Darwinfinkar: About the emergence of a new species


The Darwinfinkar family on the Galapagos Islands is an iconic model for the appearance of different species on our planet. A group of researchers from Uppsala University and Princeton now report that they were able to document how a new species of these birds occurred. The new species developed after two different species of Darwin finches hybridized almost 40 years ago.

The observation of this art formation was done during field studies on the small island of Daphne Major, conducted by Rosemary and Peter Grant, Princeton University, for a period of 40 years. In 1981, they discovered a strange male who deviated from all other species on this island in terms of song and size. The male formed pairs with one of the field finches nesting on the island. This became the start of the development of the specific population that they named Big Birds because of their size. DNA sequence analysis now shows that the foreign male was a cactus fin that nestles on the island of Española, located more than 100 km southeast of Daphne Major.

"A critical step for the development of a new species is that it develops reproductive isolation or it will simply be absorbed by any existing species. This process is usually expected to require a relatively long time of genetic isolation, but in this case this developed for a few generations, says Rosemary and Peter Grant.

An important explanation why Big Birds so quickly formed its own population that did not hybridize with other species on Daphne Major was the unique song the strange male sang because the sons learn to sing as their fathers, and the daughters form pairs of males singing as their fathers. Another important reason is that Big Birds differs from all other species in terms of the beak's appearance, which is another important factor for the Darwin finches partner trap.

 All 18 different species of Darwin finches have evolved from a common origin that came to Galapagos 1-2 million years ago. Their development and, in particular, changes in the shape of the beak have meant that they have been able to specialize in different food resources. Another important component of a species formation process is that the new species can successfully compete with other species, as is the case with these Big Birds.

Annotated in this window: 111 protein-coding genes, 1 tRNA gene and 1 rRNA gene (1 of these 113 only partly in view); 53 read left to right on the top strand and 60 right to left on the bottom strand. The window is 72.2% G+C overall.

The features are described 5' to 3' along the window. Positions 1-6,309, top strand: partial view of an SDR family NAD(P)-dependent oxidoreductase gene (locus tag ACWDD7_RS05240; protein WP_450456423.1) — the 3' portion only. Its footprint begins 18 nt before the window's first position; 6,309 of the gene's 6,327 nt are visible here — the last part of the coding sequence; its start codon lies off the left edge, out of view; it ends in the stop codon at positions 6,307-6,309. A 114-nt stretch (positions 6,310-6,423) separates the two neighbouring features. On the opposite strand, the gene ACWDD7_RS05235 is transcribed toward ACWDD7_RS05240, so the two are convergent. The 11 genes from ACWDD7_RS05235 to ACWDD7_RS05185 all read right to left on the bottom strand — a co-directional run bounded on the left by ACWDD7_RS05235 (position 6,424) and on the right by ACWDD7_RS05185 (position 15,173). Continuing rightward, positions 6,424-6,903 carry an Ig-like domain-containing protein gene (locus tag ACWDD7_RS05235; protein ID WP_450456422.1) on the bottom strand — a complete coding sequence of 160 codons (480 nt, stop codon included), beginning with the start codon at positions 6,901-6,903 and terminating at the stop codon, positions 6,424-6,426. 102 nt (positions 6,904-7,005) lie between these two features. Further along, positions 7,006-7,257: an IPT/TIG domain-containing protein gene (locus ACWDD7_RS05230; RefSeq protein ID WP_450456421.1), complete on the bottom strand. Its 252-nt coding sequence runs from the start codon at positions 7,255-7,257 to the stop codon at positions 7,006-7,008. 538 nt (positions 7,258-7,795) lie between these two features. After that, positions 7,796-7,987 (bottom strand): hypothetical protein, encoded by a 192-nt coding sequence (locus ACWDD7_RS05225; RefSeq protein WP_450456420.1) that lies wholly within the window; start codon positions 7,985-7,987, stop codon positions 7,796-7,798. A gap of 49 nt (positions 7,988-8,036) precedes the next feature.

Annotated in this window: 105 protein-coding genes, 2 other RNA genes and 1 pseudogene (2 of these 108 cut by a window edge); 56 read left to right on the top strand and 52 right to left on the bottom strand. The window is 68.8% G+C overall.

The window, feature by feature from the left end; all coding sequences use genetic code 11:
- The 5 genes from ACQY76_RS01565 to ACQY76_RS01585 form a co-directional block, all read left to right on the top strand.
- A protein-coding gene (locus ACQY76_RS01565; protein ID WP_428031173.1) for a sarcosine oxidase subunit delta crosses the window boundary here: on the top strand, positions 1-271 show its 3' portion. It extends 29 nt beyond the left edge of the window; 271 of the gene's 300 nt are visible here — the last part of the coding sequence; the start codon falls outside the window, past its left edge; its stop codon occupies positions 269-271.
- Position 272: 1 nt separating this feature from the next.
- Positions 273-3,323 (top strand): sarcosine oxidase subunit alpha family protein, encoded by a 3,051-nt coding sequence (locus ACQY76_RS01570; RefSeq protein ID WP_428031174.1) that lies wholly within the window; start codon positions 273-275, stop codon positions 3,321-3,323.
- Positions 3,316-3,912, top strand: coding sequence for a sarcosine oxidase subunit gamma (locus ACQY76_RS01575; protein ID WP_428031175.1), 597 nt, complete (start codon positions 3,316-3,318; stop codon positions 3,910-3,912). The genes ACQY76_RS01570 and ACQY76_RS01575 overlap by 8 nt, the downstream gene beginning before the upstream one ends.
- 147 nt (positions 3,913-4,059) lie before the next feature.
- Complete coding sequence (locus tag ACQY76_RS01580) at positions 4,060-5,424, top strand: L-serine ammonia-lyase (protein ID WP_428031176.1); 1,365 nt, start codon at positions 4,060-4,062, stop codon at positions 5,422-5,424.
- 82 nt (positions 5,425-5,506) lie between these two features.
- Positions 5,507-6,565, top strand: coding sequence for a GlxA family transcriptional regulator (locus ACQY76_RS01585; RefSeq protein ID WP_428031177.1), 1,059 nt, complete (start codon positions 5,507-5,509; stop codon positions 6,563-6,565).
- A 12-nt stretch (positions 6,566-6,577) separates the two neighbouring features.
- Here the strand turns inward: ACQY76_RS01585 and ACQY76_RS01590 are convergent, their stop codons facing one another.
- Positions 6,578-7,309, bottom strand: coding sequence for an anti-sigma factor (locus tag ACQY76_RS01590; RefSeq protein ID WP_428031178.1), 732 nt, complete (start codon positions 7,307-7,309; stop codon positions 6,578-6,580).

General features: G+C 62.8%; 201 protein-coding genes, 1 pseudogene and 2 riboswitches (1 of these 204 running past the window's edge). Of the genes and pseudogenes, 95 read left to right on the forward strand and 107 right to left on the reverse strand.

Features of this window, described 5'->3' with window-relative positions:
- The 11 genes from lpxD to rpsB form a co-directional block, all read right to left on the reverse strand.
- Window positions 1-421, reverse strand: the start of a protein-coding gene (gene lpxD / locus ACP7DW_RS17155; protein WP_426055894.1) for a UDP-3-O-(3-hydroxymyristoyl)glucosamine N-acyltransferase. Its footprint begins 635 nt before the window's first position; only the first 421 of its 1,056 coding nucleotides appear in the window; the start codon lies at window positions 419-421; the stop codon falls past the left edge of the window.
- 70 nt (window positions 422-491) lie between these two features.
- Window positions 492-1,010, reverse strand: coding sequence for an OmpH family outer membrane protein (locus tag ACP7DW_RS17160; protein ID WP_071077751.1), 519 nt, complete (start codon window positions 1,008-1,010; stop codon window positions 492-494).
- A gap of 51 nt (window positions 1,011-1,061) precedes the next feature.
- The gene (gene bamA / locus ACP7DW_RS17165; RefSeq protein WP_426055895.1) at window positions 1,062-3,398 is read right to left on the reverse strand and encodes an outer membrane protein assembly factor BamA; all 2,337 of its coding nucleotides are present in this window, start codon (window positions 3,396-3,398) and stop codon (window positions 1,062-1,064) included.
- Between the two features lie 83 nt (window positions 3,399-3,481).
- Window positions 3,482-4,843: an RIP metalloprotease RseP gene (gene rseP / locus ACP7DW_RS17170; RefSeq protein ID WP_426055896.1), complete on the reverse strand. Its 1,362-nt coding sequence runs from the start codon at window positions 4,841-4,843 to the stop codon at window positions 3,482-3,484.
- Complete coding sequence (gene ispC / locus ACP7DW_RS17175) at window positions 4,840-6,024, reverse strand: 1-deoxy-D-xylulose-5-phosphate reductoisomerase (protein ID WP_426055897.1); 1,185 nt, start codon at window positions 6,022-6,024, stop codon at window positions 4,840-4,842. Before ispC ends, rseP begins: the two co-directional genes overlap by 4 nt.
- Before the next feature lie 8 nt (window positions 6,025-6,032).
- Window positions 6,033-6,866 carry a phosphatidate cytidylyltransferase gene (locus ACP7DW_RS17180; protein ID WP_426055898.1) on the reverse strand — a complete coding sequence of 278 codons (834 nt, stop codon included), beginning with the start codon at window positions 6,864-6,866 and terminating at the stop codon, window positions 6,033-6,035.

"It is very striking that when we compare the shape and size of the beak with Big Birds with other species, it clearly distinguishes itself from the three other species that breed on Daphne Major. This indicates that combinations of hereditary genes from the two hybridizing species along with natural selection contributed to the evolution of a beak shape that is unique and made Big Bird's competitive in the struggle for existence, explains Sangeet Lamichhaney, former PhD student at Uppsala University and now at Harvard University.

A classic definition of a species is that it "respects" species boundaries and if there is a hybridization between two species, the offspring are either not viable or sterile, the latter is the case for horse and donkey. In recent years, however, more and more scientific studies have documented a significant flow of flow between certain closely related species. The authors of this article have previously reported that there has been significant hybridization between different species of Darwin finches for thousands of years.

"The important discovery now is that hybridization between two different species of Darwin finches has given rise to a population that, after a few generations, emerges as a whole new species. If a biologist had come to Daphne Major and discovered Big Birds without knowing about their history then they would definitely have been classified as one of four species that nest on this island. The study illustrates the importance of long-term studies of natural populations, which made this discovery possible! says Leif Andersson at Uppsala University, SLU and Texas A & M University.

"It is very likely that new populations like Big Birds have occurred many times during the Darwin fines evolution. Most of these have died but some may have given rise to the species we find today when visiting Galápagos. We have no idea of ​​the future fate of Big Birds, but they obviously have all the prerequisites for being a successful species, and the study is a unique example of how a new species can occur. I am convinced that Charles Darwin would have read our article with great interest, "concludes Leif Andersson.

The study published in Science: S. Lamichhaney; F. Han; M. T. Webster; L. Andersson, B.R. Grant; P.R. Grant (2017) Rapid hybrid speciation in Darwin's finches, Science, DOI: 10.1126 / science.aao4593

Galápagos National Parks Service, The Charles Darwin Foundation, the National Science Foundation, Knut and Alice Wallenberg Foundation, as well as the Swedish Research Council have contributed to the project.

Linda Koffmar